The Cultural Politics of Paul Robeson and Richard Wright: Theorizing the African Diaspora

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dc.contributor.author Hayes, Floyd, III
dc.date.accessioned 2008-04-29T21:31:35Z
dc.date.available 2008-04-29T21:31:35Z
dc.date.issued 2008
dc.identifier.uri http://jhir.library.jhu.edu/handle/1774.2/32743
dc.description.abstract Confronted with the task of defining what it meant to be black in an anti-black world, early cultural critics faced intellectual, existential, and political challenges. This paper focuses on how Paul Robeson and Richard Wright met these challenges in the post-World War Two period. The author explores the way that Robeson and Wright’s biographies and writings shed light on the ambiguities inherent in theorizing the African Diaspora. en
dc.description.provenance Submitted by CLAUDE POUX (cpoux1@jhu.edu) on 2008-04-29T21:31:35Z No. of bitstreams: 1 WP007.pdf: 106505 bytes, checksum: c8d2e76768e40bd98ca0850075461ba7 (MD5) en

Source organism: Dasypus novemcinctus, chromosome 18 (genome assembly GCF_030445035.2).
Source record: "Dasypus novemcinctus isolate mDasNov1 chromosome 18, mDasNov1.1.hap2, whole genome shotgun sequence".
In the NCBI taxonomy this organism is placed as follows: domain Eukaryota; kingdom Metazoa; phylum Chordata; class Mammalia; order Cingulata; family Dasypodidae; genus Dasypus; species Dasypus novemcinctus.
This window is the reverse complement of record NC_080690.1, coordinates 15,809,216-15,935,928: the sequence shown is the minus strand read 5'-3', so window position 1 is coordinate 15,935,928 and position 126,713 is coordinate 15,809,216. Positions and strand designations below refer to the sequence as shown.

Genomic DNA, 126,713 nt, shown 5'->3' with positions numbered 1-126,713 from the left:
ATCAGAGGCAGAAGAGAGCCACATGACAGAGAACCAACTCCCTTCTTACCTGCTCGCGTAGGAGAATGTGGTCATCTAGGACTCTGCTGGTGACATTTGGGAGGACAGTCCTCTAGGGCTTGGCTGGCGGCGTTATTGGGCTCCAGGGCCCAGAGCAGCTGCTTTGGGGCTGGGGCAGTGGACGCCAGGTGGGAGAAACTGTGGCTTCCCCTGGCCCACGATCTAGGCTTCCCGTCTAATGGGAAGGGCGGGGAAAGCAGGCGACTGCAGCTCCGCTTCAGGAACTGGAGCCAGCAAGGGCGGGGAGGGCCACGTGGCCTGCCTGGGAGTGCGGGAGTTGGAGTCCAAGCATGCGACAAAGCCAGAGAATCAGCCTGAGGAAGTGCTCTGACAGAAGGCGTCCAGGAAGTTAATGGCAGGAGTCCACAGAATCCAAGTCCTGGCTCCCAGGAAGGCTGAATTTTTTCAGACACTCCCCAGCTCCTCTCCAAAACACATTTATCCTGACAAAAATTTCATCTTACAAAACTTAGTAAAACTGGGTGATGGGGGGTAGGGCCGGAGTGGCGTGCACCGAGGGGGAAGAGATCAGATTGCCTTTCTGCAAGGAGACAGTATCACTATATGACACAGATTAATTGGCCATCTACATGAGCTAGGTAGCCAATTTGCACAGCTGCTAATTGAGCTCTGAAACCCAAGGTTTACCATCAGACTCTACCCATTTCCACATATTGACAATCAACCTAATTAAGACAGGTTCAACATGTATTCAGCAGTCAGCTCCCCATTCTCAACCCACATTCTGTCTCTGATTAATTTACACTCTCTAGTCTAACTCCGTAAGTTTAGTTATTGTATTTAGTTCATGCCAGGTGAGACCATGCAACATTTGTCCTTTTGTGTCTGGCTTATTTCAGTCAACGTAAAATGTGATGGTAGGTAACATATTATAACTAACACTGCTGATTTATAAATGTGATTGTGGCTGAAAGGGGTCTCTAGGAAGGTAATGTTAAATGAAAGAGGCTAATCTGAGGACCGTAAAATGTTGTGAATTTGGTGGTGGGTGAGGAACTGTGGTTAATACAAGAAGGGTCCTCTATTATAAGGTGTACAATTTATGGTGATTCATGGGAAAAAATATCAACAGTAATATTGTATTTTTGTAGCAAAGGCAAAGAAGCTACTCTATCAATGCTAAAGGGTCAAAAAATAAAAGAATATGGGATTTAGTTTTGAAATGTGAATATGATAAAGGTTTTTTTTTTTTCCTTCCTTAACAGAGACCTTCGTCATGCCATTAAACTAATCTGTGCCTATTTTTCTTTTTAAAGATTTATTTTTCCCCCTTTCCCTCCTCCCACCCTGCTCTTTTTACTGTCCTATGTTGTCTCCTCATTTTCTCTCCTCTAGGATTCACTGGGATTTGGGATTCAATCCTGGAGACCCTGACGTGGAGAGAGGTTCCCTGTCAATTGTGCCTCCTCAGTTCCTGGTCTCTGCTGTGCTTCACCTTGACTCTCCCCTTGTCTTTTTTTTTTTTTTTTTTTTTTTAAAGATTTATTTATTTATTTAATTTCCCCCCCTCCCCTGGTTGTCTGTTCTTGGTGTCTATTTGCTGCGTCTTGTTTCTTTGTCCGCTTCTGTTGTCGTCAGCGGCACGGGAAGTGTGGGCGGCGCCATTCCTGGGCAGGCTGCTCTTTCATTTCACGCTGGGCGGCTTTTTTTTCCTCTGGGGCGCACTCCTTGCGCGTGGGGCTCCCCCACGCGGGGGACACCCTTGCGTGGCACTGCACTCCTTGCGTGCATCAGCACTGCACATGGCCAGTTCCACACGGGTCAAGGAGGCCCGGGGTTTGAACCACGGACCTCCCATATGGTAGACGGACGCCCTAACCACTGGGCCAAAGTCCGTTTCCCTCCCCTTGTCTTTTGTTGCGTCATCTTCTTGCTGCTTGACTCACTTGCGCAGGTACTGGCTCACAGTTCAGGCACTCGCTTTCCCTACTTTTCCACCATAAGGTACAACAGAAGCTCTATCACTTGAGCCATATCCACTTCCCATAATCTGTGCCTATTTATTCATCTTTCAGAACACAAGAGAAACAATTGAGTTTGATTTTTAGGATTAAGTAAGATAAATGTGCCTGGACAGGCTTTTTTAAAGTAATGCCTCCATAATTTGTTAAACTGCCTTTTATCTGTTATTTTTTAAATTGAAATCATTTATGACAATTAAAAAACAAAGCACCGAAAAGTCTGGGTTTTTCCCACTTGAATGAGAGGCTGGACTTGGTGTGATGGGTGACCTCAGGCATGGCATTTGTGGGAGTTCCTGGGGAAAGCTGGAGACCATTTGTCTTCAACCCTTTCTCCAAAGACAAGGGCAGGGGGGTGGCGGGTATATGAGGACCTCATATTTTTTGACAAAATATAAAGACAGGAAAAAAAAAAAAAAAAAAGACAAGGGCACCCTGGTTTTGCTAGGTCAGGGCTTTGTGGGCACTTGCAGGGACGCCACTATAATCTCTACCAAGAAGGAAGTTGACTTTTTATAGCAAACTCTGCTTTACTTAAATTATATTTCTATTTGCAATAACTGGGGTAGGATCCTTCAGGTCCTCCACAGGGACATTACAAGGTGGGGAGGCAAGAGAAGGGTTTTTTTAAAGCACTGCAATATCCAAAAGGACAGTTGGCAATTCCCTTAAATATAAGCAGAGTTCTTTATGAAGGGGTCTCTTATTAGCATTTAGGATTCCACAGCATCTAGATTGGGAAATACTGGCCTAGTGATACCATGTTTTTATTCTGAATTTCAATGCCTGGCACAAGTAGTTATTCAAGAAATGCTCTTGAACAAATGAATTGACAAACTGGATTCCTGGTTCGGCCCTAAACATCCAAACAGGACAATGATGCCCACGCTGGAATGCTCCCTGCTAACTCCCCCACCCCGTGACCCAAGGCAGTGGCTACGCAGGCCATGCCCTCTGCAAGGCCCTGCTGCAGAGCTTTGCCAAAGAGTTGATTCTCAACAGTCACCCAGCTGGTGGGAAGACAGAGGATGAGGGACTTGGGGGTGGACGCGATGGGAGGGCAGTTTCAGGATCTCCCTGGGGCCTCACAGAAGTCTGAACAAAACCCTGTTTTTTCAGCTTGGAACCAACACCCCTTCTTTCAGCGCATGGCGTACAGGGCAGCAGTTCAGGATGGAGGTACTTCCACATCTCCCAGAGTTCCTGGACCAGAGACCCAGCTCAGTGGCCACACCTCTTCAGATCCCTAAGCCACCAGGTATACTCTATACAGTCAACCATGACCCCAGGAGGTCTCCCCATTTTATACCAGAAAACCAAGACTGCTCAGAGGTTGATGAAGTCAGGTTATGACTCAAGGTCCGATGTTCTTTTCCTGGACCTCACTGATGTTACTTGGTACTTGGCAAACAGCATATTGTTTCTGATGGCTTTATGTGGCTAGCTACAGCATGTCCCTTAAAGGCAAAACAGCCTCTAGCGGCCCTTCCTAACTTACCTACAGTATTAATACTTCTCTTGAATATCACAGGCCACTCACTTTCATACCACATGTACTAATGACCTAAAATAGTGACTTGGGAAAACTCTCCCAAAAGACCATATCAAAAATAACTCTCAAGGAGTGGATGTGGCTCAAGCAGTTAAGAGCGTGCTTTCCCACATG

dc.description.provenance Made available in DSpace on 2008-04-29T21:31:35Z (GMT). No. of bitstreams: 1 WP007.pdf: 106505 bytes, checksum: c8d2e76768e40bd98ca0850075461ba7 (MD5) Previous issue date: 2008 en
dc.language.iso en_US en
dc.publisher Center for Africana Studies en
dc.relation.ispartofseries Center for Africana Studies Working Papers;007
dc.subject Paul Robeson, Richard Wright, Robeson,cultural, cultural poliltics, Africa, African Diaspora, Diaspora en
dc.title The Cultural Politics of Paul Robeson and Richard Wright: Theorizing the African Diaspora en
dc.type Article en

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